I remember when I worked with the American Lung Association in New Hampshire, board members agreed to thank major donors to the Christmas Seal campaign. They called donors. The first year we did it, some donors thought we were calling for more money. Board members were coached to let donors know, “no, we just want to let you know how much we appreciate your recent gift of ___ to help fight lung disease. We are interested, if you care to share, in what inspires you to give. It helps us to know.” Well. Our donors were pleasantly surprised to get the personal touch and usually had something to tell us. Log this information in your database. It’ll come in handy for your next appeal.
In this way, the “thank you” helps affirm the relationship.

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Getting Started with a Legacy Gift Program

Nonprofits of all sizes, shapes, and durations should consider instituting a planned (or legacy) giving program…so donors can learn how they can make gifts through a will or trust or other method, to further the long-term purposes of a nonprofit organizations they care about.

I recommend this article published by Wiley in 2003 as a good basic document for nonprofits to read, discuss, and use to get a legacy program started.

You will find it through an online search.

0787962562). Copyright © (2003) by John Wiley & Sons, Inc. This material is used by
permission of John Wiley & Sons, Inc

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Follow Up Lapsed Donors Early in 2017

The New Year will soon be upon us. Our Annual Campaign has been sent to all donors and some warm prospects. Their gifts have begun to come in. We will know soon if this campaign is a success. For the accomplished fundraiser, are we satisfied?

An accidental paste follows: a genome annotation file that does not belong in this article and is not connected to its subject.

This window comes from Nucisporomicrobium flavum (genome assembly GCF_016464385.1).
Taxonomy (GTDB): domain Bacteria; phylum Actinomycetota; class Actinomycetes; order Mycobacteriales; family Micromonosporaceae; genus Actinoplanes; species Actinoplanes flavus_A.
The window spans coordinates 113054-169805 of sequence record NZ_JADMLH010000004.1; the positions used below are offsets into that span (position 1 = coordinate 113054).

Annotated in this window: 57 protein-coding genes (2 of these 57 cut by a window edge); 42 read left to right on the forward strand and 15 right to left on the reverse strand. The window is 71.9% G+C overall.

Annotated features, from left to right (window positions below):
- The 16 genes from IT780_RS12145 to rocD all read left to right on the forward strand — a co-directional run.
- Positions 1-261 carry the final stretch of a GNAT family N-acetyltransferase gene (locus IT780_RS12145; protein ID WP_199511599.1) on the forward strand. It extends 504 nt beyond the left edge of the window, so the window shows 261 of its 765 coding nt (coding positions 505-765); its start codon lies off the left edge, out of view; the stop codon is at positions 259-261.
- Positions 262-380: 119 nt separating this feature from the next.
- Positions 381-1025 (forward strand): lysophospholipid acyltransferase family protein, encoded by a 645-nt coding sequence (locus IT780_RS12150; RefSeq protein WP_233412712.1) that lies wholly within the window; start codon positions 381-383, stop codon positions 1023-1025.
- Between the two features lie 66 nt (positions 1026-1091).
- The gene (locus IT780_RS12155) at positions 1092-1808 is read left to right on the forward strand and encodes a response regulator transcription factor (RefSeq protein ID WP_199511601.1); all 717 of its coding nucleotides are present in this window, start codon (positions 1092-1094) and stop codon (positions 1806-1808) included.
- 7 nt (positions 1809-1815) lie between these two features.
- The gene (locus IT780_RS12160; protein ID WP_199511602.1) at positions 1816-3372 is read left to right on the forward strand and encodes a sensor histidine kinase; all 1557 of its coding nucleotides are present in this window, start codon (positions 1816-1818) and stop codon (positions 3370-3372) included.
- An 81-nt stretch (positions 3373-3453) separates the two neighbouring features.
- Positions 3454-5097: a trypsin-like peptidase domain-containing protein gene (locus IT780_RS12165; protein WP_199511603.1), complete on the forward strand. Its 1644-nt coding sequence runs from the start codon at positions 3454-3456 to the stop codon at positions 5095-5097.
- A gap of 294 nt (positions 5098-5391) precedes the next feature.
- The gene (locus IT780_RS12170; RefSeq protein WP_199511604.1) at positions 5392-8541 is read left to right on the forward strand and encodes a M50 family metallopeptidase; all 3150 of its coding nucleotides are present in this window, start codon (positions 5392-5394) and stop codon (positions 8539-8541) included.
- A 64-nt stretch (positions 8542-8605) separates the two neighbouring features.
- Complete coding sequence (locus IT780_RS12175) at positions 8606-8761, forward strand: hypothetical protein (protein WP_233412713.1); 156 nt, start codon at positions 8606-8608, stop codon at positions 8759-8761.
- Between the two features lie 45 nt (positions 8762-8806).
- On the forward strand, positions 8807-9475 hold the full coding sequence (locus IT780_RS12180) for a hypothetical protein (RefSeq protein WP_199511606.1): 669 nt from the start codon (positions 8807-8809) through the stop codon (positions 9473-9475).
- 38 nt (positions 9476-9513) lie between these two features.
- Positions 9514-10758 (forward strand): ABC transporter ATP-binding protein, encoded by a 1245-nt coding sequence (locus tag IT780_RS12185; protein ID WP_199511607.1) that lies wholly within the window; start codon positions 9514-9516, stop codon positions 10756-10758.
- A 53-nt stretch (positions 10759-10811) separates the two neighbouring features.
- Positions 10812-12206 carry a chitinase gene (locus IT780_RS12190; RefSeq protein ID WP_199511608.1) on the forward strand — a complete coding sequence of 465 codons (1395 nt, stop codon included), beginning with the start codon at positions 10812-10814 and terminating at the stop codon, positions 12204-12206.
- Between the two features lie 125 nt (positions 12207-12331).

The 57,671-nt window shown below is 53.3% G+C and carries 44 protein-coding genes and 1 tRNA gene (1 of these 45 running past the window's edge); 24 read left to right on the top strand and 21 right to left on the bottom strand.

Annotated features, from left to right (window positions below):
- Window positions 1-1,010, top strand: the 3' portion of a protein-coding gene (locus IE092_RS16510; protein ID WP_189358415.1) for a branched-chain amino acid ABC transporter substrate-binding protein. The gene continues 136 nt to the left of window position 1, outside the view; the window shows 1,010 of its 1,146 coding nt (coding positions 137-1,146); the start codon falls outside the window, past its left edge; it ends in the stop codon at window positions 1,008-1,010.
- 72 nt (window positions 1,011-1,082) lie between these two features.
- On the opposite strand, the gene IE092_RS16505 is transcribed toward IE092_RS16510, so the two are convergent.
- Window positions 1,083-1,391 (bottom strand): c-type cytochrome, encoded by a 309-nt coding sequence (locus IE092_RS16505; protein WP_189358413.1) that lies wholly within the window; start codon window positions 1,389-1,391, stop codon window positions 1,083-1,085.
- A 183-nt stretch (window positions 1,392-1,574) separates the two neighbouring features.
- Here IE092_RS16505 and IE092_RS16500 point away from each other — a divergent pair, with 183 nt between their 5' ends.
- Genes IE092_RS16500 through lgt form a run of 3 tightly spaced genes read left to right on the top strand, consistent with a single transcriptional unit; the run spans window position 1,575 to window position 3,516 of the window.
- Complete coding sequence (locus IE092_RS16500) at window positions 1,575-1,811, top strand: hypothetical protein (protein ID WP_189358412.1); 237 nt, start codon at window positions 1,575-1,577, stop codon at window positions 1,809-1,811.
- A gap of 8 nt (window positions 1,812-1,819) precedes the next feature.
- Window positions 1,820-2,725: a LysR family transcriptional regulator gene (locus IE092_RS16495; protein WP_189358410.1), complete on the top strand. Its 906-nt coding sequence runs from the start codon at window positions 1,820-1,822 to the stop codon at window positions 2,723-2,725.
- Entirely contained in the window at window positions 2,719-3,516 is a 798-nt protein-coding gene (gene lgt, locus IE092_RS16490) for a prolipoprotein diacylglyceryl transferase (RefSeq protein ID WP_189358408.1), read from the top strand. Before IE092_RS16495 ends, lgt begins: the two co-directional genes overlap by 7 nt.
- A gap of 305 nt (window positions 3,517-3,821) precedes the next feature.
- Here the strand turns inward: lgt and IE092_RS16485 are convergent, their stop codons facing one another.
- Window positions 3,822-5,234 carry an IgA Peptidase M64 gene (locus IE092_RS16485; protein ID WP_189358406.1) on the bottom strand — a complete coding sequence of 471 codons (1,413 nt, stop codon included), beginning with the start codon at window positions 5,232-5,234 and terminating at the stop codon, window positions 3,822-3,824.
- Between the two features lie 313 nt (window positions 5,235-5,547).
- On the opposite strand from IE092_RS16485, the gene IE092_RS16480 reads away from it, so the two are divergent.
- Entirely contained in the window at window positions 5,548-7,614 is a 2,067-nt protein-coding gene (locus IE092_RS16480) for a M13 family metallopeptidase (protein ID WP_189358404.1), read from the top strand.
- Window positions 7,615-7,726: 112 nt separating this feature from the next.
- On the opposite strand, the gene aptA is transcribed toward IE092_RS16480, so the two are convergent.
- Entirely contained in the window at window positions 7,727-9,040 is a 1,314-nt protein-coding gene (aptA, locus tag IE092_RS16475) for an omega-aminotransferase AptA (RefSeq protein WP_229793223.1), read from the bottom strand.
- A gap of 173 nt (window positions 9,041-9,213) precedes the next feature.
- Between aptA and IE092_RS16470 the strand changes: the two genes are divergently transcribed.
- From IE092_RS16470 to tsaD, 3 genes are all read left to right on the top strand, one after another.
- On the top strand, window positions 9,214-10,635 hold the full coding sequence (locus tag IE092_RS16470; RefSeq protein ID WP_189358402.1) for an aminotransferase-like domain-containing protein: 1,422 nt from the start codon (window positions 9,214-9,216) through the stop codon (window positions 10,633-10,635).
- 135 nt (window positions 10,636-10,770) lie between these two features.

Maybe not quite yet.
Early January will be a good time for staff to scan the donor list for those who received the appeal but have not responded.
The task: Identify lapsed donors who did not respond to our December 2016 fall appeal. Particularly those with a history of being (to this point) steadfast donors.
Time to send a follow up appeal to lapsed contributors.
The outgoing package is a bit different from the initial appeal. You may want the ask to focus a bit differently. For example, consider re-stating the appeal in different terms. You may want the letter to come from a client who depends on you and your donors to deliver.
Make that follow-up ask.
It should bump up your appeal by about 10% net.

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What Are Our Donors Telling Us?

We are in peak season for appeals from nonprofits to our donors. And many of our supporters are hearing from several nonprofits they follow and support. How do we attract attention of our donors when they are getting so many appeals from so many nonprofits?

Our Initial Appeal Message needs to be distinctive, and…appealing. The message inside needs to be unique and an attention grabber. The email transmittal or outer envelope if snail mail needs to get the donor’s attention.

We must listen. There may be a message or a phone call from some donors with a question or a comment about the appeal…or, about what we’re doing for our clients and how we’re doing it. We need to collect this feedback and every couple of weeks sit a few folks down to review these messages to us and hear what’s on donors’ minds. We need to pay attention.

It’s not just about what we’re communicating. It’s about what our donors are communicating back to us.

Hear it. Take it into account. Respond.